"I try to talk to some of the others, but they don't say much." I thought about how much more cognizant Ms. Eunice seemed compared to some of the other residents I'd encountered on prior visits. To be almost ninety years old, her mind was still quite a bit sharper than those around her, making it difficult for her to carry on a two-way conversation with any depth of understanding.

I also noticed Ms. Eunice looked stronger and healthier than I had seen her in weeks. She even moved almost effortlessly when she got up to go to the restroom. And a healthy, pink color had returned to her face, replacing the pale, sallow complexion she usually wore.

"Ms. Eunice, I believe you're looking better than I've seen you since you came here! You look so much stronger and healthier. Are you feeling better this week?"

"You know, everyone keeps telling me that! But yes, I do feel much better, and I'm not in so much pain since I've been taking those pain pills for my back. And this thing helps alot, too!" She tugged at the upper body brace which had now become like a second skin. It seemed she had even accepted it more, as part of the many permanent changes she'd endured in such a short time.

"Well, I can certainly tell you're looking AND feeling better!", I complimented.

"Lisa, are you sure you're not just saying that to make an old woman feel better?"

"No, Ms. Eunice - I mean it. You DO look so much better! And you seem to be moving around alot better too!"

"Well, I've been walking up and down the halls right much more. You know, I used to walk a mile a day with my neighbor when I lived at home. Of course, I can't walk that much now, but the other day I walked up and down the hall twice! But I got turned around and had to have someone help me find my way back to my room. That's why I don't like to walk by myself alot. But I can't just sit around in here all day long either! Sometimes I've just GOT to get out of this room, or I'd go crazy! Lisa, You just don't know how lonely it gets in here", repeating the statement she had made earlier.

It seemed meaningless and insincere for me to agree with her, as I really had NO idea how she felt. My life was filled with family, friends and the freedom to come and go as I pleased. How could I possibly understand the empty loneliness of the world she lived in? I just sat there for a moment and thought about how confining it must be for her to sit there all day long with hardly no one to talk to, and no where to go. Not to mention her limited eyesight narrowed her choice of daily activities even more.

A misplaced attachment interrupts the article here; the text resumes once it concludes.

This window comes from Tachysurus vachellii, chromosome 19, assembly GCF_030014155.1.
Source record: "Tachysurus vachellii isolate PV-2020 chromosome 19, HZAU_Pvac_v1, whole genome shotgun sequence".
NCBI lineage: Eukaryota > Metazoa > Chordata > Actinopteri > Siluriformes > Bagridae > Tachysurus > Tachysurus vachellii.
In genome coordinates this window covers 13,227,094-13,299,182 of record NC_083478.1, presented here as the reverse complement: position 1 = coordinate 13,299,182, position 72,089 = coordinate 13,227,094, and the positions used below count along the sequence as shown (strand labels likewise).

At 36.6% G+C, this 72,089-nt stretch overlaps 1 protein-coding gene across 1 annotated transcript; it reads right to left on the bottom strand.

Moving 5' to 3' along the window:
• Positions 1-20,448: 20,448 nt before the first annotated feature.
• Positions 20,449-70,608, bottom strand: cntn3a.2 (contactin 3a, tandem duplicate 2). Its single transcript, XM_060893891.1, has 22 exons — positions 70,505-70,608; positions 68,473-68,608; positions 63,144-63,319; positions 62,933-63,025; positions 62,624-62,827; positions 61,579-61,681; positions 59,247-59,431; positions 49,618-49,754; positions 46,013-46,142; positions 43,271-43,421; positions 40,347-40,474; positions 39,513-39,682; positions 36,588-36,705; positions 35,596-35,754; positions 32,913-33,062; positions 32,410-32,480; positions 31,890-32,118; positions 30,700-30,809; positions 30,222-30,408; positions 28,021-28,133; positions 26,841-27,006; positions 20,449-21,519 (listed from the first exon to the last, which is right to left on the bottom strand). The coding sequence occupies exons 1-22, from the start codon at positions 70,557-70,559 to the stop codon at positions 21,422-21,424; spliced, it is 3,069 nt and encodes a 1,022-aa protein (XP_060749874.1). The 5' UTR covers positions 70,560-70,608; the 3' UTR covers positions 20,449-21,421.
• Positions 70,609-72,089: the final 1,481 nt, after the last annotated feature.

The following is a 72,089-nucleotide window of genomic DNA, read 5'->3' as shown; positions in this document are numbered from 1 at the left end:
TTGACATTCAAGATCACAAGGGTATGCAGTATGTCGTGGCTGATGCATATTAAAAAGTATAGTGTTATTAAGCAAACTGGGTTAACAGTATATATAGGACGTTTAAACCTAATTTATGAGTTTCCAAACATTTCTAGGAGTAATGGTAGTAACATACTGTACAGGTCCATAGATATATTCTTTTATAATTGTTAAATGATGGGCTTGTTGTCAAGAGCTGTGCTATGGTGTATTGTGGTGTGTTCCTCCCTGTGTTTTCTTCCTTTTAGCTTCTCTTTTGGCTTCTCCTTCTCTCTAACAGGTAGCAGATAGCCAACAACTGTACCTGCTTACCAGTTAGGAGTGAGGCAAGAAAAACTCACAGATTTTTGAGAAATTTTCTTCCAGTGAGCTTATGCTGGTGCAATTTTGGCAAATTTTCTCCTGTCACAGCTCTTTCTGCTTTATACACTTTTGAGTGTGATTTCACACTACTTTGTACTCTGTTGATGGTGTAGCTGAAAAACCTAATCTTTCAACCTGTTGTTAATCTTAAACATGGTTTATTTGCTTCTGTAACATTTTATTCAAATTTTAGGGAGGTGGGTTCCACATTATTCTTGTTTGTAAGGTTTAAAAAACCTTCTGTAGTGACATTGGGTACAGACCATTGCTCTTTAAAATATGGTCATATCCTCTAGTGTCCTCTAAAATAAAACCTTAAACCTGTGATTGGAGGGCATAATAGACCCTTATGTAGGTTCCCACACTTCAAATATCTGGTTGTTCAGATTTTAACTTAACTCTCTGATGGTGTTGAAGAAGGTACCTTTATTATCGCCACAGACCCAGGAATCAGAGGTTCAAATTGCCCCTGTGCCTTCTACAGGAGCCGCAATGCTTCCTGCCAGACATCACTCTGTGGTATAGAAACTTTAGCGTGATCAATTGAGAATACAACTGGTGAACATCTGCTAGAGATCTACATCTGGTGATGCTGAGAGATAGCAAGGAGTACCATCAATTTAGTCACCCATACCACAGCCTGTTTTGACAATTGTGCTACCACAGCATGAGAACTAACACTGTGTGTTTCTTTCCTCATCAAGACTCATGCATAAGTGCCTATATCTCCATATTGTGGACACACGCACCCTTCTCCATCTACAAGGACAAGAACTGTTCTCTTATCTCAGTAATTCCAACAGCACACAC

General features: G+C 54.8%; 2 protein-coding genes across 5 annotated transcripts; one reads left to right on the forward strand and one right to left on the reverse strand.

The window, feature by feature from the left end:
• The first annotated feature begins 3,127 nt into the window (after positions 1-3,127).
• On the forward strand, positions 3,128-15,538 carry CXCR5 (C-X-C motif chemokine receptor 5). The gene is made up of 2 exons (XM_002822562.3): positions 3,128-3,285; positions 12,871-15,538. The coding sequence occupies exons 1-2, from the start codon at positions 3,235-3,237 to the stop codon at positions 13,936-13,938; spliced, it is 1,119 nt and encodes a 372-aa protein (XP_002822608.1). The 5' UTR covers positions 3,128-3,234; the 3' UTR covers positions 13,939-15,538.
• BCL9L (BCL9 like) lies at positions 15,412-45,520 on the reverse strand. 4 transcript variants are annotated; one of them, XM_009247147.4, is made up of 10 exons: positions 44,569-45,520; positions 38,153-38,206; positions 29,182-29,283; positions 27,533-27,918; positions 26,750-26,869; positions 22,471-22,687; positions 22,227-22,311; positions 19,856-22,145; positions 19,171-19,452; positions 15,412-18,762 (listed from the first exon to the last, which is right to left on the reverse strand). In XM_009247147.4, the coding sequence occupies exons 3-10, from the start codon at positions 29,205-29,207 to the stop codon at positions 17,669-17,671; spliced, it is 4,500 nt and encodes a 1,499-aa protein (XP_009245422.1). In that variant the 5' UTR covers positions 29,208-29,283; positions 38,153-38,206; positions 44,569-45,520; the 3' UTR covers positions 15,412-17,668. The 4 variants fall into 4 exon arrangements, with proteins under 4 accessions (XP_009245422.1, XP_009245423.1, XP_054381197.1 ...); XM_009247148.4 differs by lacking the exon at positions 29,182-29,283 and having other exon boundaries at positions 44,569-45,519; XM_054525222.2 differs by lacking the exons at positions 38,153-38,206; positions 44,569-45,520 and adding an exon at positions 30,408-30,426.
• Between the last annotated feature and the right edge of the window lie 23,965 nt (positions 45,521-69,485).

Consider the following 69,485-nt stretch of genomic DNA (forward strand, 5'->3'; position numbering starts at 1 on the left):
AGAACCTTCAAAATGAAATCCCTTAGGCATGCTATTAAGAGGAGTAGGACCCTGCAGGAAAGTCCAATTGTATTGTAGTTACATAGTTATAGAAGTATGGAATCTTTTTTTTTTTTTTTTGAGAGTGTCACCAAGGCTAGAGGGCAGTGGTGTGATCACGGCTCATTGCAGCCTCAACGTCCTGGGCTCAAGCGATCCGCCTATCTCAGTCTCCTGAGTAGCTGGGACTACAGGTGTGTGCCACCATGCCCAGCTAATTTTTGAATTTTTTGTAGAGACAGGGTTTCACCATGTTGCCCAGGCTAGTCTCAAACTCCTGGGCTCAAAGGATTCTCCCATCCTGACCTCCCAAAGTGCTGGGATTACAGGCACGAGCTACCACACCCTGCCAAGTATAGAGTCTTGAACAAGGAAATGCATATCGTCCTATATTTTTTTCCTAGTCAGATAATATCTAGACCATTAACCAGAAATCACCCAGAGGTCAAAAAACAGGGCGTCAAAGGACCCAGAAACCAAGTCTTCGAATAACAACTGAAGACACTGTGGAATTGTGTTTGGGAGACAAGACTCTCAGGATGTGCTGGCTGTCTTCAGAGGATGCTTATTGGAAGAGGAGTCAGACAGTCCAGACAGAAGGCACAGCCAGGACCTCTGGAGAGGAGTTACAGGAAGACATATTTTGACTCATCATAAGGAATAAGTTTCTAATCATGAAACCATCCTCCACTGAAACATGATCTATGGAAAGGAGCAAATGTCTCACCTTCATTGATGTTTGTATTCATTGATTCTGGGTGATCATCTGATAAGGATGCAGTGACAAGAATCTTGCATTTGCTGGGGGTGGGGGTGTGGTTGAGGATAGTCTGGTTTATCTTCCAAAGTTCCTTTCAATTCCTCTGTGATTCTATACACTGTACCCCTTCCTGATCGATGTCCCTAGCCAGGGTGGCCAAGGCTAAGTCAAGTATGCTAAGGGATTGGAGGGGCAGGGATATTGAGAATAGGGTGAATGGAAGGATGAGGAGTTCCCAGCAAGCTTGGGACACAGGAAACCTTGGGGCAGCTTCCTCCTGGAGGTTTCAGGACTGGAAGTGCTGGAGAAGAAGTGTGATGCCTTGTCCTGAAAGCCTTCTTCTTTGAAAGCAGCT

The isolation she felt must be unimaginable!

Going Home?

"Ms Eunice, do you think you'll ever be able to go home again?", I asked, regretting the question as soon as it slipped from my mouth. THIS was her home now, but she just seemed so out of place - even in her partially-blind and aged condition. I wished so much there was an alternate solution for her.

"I don't know. Not unless some family member could come and live there with me. I was going to talk to my sister Margaret about that, but you know, she stays near my other sister who is ninety-four, and kind of watches out for her. I don't think she'd want to leave there and come live with me."

"Well, why couldn't you go live with her? Is that something you'd want to do?"

"Yes, I'd love to go live with her. And I plan on talking to her about that, too; next time I see her. I would love to go stay with her. We get along real well!" I noticed her eyes always glistened when she talked about her baby sister, Margaret. They were very close - and both very much alone.

Margaret's husband had died several years ago, as well, and with the exception of a son nearby, her only other living relatives were Ms. Eunice and their older sister, whom they affectionately called "Monk". But amazingly, to be in their nineties, all three sisters were in very good physical and mental condition. Monk, the oldest at ninety-four, even stayed by herself, and still cooked and cleaned for herself, Ms. Eunice had told me.

"Well, you know, if you went to stay with Margaret, you'd be a little ways away from your son", I reminded her, knowing how much she counted on his daily visits and constant companionship.